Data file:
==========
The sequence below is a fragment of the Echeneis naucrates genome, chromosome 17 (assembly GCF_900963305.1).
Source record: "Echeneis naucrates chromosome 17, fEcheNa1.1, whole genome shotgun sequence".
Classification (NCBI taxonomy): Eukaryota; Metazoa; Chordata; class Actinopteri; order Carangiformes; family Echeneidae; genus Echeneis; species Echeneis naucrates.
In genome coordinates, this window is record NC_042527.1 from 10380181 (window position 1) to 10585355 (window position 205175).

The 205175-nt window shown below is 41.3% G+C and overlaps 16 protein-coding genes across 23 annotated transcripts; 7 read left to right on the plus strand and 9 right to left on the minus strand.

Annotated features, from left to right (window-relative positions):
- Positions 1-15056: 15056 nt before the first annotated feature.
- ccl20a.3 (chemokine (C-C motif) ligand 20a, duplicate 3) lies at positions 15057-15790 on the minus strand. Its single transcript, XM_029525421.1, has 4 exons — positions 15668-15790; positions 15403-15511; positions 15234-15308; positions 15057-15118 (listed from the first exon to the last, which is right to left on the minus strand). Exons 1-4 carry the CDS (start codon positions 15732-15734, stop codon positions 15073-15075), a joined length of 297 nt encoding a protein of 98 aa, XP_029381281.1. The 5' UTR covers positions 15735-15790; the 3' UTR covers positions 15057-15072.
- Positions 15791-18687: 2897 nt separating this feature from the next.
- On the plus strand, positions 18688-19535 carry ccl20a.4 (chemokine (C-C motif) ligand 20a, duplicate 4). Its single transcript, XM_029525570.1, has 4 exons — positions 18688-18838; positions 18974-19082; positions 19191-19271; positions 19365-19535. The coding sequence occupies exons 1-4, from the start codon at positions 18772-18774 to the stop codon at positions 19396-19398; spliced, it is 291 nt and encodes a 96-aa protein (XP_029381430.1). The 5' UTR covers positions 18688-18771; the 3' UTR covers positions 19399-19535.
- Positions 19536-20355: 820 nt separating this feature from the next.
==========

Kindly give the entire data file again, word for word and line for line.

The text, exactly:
The sequence below is a fragment of the Echeneis naucrates genome, chromosome 17 (assembly GCF_900963305.1).
Source record: "Echeneis naucrates chromosome 17, fEcheNa1.1, whole genome shotgun sequence".
Classification (NCBI taxonomy): Eukaryota; Metazoa; Chordata; class Actinopteri; order Carangiformes; family Echeneidae; genus Echeneis; species Echeneis naucrates.
In genome coordinates, this window is record NC_042527.1 from 10380181 (window position 1) to 10585355 (window position 205175).

The 205175-nt window shown below is 41.3% G+C and overlaps 16 protein-coding genes across 23 annotated transcripts; 7 read left to right on the plus strand and 9 right to left on the minus strand.

Annotated features, from left to right (window-relative positions):
- Positions 1-15056: 15056 nt before the first annotated feature.
- ccl20a.3 (chemokine (C-C motif) ligand 20a, duplicate 3) lies at positions 15057-15790 on the minus strand. Its single transcript, XM_029525421.1, has 4 exons — positions 15668-15790; positions 15403-15511; positions 15234-15308; positions 15057-15118 (listed from the first exon to the last, which is right to left on the minus strand). Exons 1-4 carry the CDS (start codon positions 15732-15734, stop codon positions 15073-15075), a joined length of 297 nt encoding a protein of 98 aa, XP_029381281.1. The 5' UTR covers positions 15735-15790; the 3' UTR covers positions 15057-15072.
- Positions 15791-18687: 2897 nt separating this feature from the next.
- On the plus strand, positions 18688-19535 carry ccl20a.4 (chemokine (C-C motif) ligand 20a, duplicate 4). Its single transcript, XM_029525570.1, has 4 exons — positions 18688-18838; positions 18974-19082; positions 19191-19271; positions 19365-19535. The coding sequence occupies exons 1-4, from the start codon at positions 18772-18774 to the stop codon at positions 19396-19398; spliced, it is 291 nt and encodes a 96-aa protein (XP_029381430.1). The 5' UTR covers positions 18688-18771; the 3' UTR covers positions 19399-19535.
- Positions 19536-20355: 820 nt separating this feature from the next.